In each new edition of "What Color Is Your Parachute?" Nelson Bolles reminds us that the person who gets the job isn't always the one who will do the best work. It's the prospect who comes out on top in the interview.
It was estimated at the beginning of this round in the ever-earlier presidential sweepstakes that the successful candidate would have to raise $100 million for the campaign. The initial dustup between Senators Clinton and Obama was seen by many as aimed not at voters, but at big contributors.
Leading up to the election of 2000, there was widespread agreement that the best fund-raiser in either party was a former part owner of the Texas Rangers named George W. Bush.
The difficulty here is that the purpose of the head of the U.S. government is not to raise funds.
Nor is fund-raising the only category that comes into play. The significance of the 1960 debate between John F. Kennedy and Richard M. Nixon is legendary. Those who listened in via radio felt Nixon won. But more people watched on television, and Kennedy was better looking.
Mitt Romney must be hoping that little slice of history gets repeated this time around. But we're not choosing the next Marlborough Man.
Ronald Reagan was the Great Communicator. You just loved listening to him, no matter what he said. Enter Fred Thompson and the smooth, steady delivery of gravitas.
But we're not electing a news anchor.
Following W's ascension to the Oval Office, Supreme Court actions aside, it was suggested that a good number of Americans voted for him because they thought he was the kind of person they'd enjoy having a beer with.
It's hard to pick out any dartthrowers in this group.
The next person who redecorates the White House will have a great many duties. He or she will be Commander-in-Chief of the armed forces, Comforter-in-Chief in the event of disaster, Celebrantin Chief at national ceremonies, Vetoer-in-Chief of congressional bills, and many, many other things.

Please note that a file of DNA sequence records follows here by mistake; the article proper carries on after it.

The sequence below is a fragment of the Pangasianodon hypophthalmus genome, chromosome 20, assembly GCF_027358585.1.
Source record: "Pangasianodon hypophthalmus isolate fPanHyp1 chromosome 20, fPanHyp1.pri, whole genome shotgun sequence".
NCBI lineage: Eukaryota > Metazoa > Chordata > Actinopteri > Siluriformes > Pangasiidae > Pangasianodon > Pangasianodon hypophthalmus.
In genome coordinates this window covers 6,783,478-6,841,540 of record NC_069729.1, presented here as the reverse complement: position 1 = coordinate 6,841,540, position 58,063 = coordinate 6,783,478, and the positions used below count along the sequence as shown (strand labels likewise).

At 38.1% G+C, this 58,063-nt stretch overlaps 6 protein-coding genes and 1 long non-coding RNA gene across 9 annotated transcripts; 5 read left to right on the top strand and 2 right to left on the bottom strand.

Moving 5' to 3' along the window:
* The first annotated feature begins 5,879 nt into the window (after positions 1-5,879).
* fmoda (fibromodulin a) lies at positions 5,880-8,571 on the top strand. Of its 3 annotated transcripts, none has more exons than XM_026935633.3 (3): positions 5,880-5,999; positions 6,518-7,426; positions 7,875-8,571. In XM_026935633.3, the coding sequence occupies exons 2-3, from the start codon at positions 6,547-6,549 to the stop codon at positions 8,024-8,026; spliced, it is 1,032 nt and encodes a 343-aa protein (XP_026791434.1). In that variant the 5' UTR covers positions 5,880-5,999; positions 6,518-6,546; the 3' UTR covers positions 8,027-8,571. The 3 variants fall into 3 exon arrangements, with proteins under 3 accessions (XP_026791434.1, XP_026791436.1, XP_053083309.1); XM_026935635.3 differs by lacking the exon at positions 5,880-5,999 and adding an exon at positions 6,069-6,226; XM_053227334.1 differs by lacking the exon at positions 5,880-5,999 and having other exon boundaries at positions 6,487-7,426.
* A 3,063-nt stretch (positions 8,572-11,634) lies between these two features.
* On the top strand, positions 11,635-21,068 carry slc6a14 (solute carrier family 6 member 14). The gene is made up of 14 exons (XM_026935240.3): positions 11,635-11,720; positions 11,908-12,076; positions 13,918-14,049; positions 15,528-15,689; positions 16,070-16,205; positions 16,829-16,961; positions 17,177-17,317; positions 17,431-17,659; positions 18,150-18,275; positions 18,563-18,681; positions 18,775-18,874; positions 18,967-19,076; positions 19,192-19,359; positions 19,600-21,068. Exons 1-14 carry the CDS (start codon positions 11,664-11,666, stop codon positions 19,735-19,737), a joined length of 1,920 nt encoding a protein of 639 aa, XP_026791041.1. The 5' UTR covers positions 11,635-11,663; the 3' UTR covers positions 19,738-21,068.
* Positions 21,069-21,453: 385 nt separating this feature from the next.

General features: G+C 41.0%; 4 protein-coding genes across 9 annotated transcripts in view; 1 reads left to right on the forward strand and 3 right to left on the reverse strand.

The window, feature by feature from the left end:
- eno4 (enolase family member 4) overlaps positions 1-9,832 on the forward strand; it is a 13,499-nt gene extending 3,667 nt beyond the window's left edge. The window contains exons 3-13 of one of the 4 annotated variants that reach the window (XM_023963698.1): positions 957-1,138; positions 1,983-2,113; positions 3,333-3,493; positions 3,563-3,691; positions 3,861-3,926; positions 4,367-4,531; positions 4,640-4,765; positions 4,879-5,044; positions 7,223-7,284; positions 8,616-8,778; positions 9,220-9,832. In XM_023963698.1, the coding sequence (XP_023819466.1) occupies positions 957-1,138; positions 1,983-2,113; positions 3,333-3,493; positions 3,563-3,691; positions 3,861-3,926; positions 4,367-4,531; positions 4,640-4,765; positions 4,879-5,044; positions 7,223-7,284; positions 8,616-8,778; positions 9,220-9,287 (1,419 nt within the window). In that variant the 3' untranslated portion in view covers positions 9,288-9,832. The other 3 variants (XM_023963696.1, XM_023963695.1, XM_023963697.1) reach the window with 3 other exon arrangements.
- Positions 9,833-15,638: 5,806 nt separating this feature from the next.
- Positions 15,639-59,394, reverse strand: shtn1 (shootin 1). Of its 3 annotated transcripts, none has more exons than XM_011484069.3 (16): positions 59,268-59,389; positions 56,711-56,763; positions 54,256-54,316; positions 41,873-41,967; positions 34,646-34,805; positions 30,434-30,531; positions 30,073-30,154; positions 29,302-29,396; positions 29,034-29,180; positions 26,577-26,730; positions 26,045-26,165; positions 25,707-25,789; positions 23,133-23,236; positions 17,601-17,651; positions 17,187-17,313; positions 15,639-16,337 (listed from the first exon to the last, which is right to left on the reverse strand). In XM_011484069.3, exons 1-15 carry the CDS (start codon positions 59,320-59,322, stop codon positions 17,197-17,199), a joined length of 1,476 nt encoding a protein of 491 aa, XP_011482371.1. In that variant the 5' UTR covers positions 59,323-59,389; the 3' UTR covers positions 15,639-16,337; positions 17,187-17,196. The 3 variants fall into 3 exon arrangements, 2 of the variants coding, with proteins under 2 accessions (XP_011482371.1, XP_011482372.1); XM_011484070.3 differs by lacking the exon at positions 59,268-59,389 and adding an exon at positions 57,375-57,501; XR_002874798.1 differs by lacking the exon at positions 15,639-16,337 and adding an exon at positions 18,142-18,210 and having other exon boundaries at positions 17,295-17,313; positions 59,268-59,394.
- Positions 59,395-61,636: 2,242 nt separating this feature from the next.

But surely the most important task facing the next President, as has been the case with all Presidents for a great many years, is dealing with foreign countries.
Knowing how to talk to them. Knowing when to ignore them. Knowing how to encourage trade with them. Knowing when to attack them. And knowing when not to.
Now, let's see. What might be the most important skill for dealing with foreign countries?
Being a good fund-raiser? Um, not really.
Being good looking? No.
Communicating well? Ah, could be getting warmer. But when it's crunch time substance trumps style.
Sitting down next to you in a bar? I'll leave that for you to consider.
Let me see, now. Perhaps, when it comes to dealing with foreign countries, the most important skill to be brought bear would be . . . well, having experience dealing with foreign countries.
Strange idea, isn't it?
The only legal requirement for becoming President is being born here. That makes most Americans eligible. As far as practical requirements, we've touched on a few.
But what if things were set up a little differently? What if the best fund-raisers became college presidents? The good-looking people could head for Hollywood- it's a shame so many movie types can't act.
The great communicators should stick with communicating. There's always somebody around to tell them what to say, and to pay them for saying it.
And the beer buddies. Why don't they just stay in the bars?
As for the Presidency? If we wanted, we could elect people on the basis of their foreign experience. Ask them how many years they spent in the diplomatic corps. Or the Peace Corps.
Even people who have spent extended periods in other countries doing business or reporting as journalists have developed a significant understanding of another part of the world.
What we require is a President who understands what it means to say that the United States of America is not the only country on earth. It does not represent the only viewpoint. It does not house the only group of people willing to do anything to protect their way of life.
We require someone who is capable of dealing with perspectives beyond our own.
And we need a selection process that will produce appropriate leadership.